UK & Ireland
August 25, 2015


The following post by Executive Director of WEConnect International in Europe Maggie Berry first appeared on The Double X Economy blog.

In the 21st century, the business case for buying and sourcing from women’s business enterprises has been made perfectly clear. Around the globe, women control more than US$20 trillion in consumer spend. By diversifying their supplier base to reflect their markets, companies can enhance their competitive advantage. Yet, women-owned businesses currently earn less than an estimated 1% of the money spent on vendors by large corporations.

With this in mind, more and more corporations are launching initiatives to reach out to women business owners. At WEConnect International, we offer a Business Readiness and Certification Assessment, which includes a one-on-one evaluation for women-owned businesses based outside the US and whether they meet the universal standards for certification as a women’s business enterprise.

Our first and possibly most important requirement is that for a business to be certified as women-owned, one or more women must own at least 51% of the business. However, applicants sometimes ask, “I own 50% of my company and participate in all decisions. Why can’t I be certified?” The fact is that the 1% makes a difference.

The defining characteristic of the certification standard is control. Control of the company’s management and finances, both day-to-day and long-term operations as well as future direction rests with the majority shareholder(s) of a company. If one or more women do not have the authority to make these decisions, the business cannot be considered as being female controlled. The 51% ownership, management and control criterion ensures that the risks and profits of the company are in the hands of women.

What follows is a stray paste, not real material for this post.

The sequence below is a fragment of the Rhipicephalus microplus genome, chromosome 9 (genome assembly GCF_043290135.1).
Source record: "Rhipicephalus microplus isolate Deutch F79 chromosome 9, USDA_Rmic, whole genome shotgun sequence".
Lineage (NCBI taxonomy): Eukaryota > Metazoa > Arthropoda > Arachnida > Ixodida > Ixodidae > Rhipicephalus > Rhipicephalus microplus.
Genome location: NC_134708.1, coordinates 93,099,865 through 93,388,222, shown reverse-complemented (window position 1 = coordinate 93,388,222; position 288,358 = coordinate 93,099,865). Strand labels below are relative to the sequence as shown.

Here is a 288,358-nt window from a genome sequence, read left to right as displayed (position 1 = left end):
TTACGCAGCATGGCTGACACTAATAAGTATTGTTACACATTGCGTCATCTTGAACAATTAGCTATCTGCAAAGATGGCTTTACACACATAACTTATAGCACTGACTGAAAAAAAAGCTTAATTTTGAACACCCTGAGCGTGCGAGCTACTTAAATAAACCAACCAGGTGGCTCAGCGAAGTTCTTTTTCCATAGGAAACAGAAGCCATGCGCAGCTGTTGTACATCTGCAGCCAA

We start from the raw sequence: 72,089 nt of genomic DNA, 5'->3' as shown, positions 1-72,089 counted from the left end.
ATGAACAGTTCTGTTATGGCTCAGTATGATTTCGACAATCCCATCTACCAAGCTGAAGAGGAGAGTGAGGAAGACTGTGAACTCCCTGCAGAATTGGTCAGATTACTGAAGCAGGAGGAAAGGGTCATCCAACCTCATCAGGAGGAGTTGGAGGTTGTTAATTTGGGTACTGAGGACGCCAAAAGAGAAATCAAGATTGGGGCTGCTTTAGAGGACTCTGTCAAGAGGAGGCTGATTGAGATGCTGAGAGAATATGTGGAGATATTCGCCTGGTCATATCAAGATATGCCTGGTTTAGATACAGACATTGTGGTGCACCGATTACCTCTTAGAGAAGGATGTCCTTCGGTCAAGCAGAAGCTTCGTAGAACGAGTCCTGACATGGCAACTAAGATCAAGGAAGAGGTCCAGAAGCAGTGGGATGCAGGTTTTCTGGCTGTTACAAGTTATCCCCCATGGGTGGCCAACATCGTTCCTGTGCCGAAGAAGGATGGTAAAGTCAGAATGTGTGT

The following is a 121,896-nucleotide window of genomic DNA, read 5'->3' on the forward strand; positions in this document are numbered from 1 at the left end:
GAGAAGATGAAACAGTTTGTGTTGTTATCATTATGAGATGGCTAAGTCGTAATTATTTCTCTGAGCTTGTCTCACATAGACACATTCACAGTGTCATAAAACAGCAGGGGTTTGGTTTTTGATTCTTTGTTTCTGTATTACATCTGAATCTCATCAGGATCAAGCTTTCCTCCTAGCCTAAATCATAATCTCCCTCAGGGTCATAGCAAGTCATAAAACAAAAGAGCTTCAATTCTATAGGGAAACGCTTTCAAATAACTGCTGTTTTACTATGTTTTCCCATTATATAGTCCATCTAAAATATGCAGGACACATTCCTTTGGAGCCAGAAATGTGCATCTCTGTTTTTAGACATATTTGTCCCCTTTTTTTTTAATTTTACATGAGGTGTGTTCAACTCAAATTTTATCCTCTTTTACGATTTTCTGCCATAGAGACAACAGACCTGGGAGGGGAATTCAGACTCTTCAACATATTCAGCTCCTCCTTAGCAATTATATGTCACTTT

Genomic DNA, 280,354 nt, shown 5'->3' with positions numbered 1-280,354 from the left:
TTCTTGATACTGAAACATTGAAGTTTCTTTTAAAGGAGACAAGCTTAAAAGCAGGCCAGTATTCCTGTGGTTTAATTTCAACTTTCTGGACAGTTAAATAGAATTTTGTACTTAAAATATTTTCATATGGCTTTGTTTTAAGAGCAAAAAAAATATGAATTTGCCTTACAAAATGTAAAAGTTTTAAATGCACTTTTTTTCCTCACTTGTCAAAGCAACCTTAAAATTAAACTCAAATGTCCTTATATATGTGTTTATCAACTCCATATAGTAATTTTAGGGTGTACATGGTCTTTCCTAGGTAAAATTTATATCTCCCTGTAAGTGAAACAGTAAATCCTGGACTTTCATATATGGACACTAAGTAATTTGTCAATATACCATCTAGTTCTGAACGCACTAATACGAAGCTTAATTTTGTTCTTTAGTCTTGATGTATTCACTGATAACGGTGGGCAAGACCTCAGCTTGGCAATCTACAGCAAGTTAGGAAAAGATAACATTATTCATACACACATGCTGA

The benefits of keeping to this standard reach beyond women’s economic empowerment. For governments, it means increasing their GDP and economic stability. It also means support for local communities, since women reinvest their money into healthcare, education and other social programmes. And how can sourcing from women-owned businesses improve a company’s bottom line? Purchasing products designed by women will speak to female consumers who are making the majority of purchasing decisions around the globe.

Consider woman business owner Anna Louise Simpson who started her own brand of teas in the UK. With a love of good quality tea, Anna Louise brings a flare to the world of tea. Early on her tea products, marketed for expectant and new mums, caught the eye of many buyers, who encouraged and supported her to expand her brand. With full control and some guidance, her company – Simpsons Tea – now sells exciting new tea blends in some of the world’s top hotels, including Marriott International.

Female entrepreneurs like Anna Louise are bringing a fresh perspective to the business world. They are offering products and services that reach more customers. They are making their buyers money. Smart corporations will incorporate majority women owned, managed and controlled businesses into their supply chains.